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Water for Elephants Audio CD – Audiobook, CD, Unabridged
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Sara’s research on traveling Circuses during great depression is richly detailed without overtaking the essence of the story or characters. The novel opens with ninety year old Jacob Jankowski ensconced in a dreary nursing home. He’s grumpy and taciturn. The food is bland and the old ladies are to him, a gaggle of hens. More and more, Jacob finds his thoughts turning to the past and the life he once lived long ago as a circus vet. Jacob remarks that he is ninety or ninety-three, but at his age, he is not longer counting. We are drawn into his memories and so the story begins.
When Jacob’s parents are killed in an auto accident, he is forced to leave his last year at Cornell where he’d been studying to become a verternarian. Penniless, he hits the road and hops a train that happens to be the Benzini Brothers traveling circus. He is hired as the show’s vet.
Jacob faces danger on a daily basis, not only because of his growing attraction to Marlena, the beauty who is the star equestrian act of the circus, but because of her husband, August, a ring master who is a bully and quick with a jealous, evil temper. These are hard times and circuses are failing. The boss, Big Al, who decides the life and death of many of the hired hands, desires an elephant, a trained elephant that can bring the rubes (hapless townspeople) into the big tent.
Big Al gets his elephant. Her name is Rosie and she doesn’t seem to understand any directions at all. She’s sweet, but gets into trouble. August, the bad tempered husband of Marlena, cruelly beats Rosie to get her to perform. Jacob finds that Rosie does not understand English. Her former trainer was Polish. Together, Jacob and Marlena strive to protect and save Rosie. August sees their attraction and attempts to get Jacob Red-lighted, which means to be thrown of the moving train at midnight. No spoilers here.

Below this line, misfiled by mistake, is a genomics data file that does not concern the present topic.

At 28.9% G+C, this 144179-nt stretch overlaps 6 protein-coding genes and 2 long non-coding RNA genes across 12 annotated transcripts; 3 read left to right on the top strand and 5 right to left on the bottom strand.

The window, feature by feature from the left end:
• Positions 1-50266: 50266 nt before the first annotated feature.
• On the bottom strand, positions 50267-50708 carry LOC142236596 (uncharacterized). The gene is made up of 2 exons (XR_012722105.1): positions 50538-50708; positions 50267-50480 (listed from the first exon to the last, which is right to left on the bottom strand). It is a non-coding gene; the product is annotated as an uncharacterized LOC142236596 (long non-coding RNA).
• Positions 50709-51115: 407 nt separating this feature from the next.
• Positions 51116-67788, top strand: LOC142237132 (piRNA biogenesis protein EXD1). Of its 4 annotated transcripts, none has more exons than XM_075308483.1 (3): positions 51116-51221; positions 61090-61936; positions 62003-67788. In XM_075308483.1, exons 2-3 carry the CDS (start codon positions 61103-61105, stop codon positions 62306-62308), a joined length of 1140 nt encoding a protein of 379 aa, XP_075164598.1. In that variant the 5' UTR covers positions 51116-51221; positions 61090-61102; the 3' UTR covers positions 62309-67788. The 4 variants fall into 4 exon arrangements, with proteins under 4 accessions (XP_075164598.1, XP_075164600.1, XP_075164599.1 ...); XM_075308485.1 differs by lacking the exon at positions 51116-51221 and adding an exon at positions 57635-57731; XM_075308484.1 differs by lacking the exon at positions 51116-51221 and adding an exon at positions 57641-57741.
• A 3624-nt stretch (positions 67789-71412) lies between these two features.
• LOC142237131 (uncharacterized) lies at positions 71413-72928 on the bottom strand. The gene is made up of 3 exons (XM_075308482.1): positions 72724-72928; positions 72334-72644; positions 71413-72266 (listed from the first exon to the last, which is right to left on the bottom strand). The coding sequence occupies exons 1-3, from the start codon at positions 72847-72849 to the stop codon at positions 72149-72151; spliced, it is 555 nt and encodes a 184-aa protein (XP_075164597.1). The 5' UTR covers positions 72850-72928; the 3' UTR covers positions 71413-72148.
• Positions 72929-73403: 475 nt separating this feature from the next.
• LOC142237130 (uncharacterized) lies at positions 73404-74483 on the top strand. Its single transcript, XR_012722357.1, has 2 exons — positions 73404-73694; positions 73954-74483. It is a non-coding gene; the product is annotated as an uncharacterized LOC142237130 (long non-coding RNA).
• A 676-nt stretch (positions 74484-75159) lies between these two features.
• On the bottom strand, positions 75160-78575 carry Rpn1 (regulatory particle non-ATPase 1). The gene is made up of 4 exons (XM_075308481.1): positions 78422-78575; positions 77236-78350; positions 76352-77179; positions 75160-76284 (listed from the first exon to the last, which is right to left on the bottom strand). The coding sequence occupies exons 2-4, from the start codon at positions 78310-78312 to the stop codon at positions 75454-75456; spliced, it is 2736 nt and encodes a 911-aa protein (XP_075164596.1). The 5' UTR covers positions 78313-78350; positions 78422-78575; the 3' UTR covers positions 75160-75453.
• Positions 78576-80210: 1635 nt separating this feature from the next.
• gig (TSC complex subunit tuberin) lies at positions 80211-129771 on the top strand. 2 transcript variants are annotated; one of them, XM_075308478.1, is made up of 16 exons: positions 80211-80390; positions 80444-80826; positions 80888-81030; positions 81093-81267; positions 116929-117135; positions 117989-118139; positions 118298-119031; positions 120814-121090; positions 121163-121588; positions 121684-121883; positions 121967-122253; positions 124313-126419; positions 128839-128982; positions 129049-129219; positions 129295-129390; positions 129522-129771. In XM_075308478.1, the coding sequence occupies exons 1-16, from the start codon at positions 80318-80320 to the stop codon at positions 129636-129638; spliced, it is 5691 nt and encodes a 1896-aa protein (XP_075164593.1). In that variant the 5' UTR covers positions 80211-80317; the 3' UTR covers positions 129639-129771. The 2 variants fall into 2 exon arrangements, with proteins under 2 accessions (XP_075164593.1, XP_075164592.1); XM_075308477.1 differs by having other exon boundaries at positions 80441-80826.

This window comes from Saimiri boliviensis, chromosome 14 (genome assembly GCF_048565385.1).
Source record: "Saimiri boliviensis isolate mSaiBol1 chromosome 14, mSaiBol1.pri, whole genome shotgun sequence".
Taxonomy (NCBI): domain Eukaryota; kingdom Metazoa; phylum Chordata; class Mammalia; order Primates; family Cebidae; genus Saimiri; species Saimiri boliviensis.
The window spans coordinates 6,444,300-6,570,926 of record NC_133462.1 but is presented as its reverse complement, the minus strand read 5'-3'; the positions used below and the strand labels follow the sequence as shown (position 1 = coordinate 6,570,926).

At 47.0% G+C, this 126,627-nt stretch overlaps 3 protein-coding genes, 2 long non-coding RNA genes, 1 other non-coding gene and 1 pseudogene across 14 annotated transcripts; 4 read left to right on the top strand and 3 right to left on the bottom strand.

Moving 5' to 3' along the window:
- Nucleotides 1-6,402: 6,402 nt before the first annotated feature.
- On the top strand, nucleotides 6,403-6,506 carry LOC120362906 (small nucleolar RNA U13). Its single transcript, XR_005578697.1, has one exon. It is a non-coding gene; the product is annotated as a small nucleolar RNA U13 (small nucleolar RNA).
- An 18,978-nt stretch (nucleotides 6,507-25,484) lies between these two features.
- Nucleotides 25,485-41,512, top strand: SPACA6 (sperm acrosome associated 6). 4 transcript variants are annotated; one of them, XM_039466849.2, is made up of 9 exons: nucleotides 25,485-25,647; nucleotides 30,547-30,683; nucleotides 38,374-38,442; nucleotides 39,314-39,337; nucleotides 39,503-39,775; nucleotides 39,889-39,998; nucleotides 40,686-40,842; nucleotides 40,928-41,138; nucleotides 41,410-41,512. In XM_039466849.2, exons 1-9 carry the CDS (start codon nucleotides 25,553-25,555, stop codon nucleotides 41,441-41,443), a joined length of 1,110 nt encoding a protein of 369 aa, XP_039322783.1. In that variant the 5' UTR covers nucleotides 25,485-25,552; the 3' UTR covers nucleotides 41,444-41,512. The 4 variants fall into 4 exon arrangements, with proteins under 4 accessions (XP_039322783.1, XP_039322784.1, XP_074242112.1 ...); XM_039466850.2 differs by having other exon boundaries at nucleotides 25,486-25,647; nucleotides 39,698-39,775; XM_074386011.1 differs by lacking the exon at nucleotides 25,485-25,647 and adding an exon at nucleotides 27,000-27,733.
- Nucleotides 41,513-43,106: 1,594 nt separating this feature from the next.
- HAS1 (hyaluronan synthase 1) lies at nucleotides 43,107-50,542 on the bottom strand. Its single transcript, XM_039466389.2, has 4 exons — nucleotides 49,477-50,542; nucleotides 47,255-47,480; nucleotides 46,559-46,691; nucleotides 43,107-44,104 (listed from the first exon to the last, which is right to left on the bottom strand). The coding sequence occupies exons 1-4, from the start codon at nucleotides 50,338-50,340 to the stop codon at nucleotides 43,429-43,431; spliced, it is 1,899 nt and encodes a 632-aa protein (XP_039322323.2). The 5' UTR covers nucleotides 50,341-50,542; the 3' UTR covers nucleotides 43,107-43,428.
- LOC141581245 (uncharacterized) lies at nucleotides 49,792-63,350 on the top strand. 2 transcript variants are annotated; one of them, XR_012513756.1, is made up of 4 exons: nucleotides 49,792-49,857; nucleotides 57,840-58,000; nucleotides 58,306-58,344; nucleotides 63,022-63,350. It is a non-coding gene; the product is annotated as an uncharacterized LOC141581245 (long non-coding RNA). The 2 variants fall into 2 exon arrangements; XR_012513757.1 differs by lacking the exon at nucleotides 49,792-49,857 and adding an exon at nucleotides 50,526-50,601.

Water for Elephants is a fascinating read, filled with danger, acts of evil, overwhelming kindness, and enduring love.
I highly recommend this wonderful novel.
I can see how making a movie would be difficult since there was so many things going on, including all the animals. Your imagination is probably much better than the film (I've heard the film is not great, so I'll stick with my imagination on this one).
I would totally recommend this book. I'm not a fan of the circus. Mostly because of how cruel they are to the animals, and I think this book shows exactly how it is. I don't think the author glamorized the circus much. There were points in the book that were hard to read since I'm such an animal lover, but I wanted to see how it all ends.
I would even read this book again!
I also thought Marlena's character was well-written. Divorce in the 1920s and 1930s was unheard of, and I can only imagine how awful it must have been for a woman to realize that she had to endure the rest of her life with someone she despised. I found myself wondering when she was going to make the decision to live for herself, rather than do what everyone expected her to do. Then again, she had already made that decision once by leaving her family, so I expected that she would come to the right decision at some point.
As for Gruen's research into circus life during the Depression, I think that she did a fantastic job. America during the Great Depression is such a fascinating piece of history, and when you add the excitement of an all-American circus show to the mix, it becomes ever more so. All in all, Water for Elephants was a great read and I will be sure to recommend it to my family and friends.
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my grandmother's house...Read more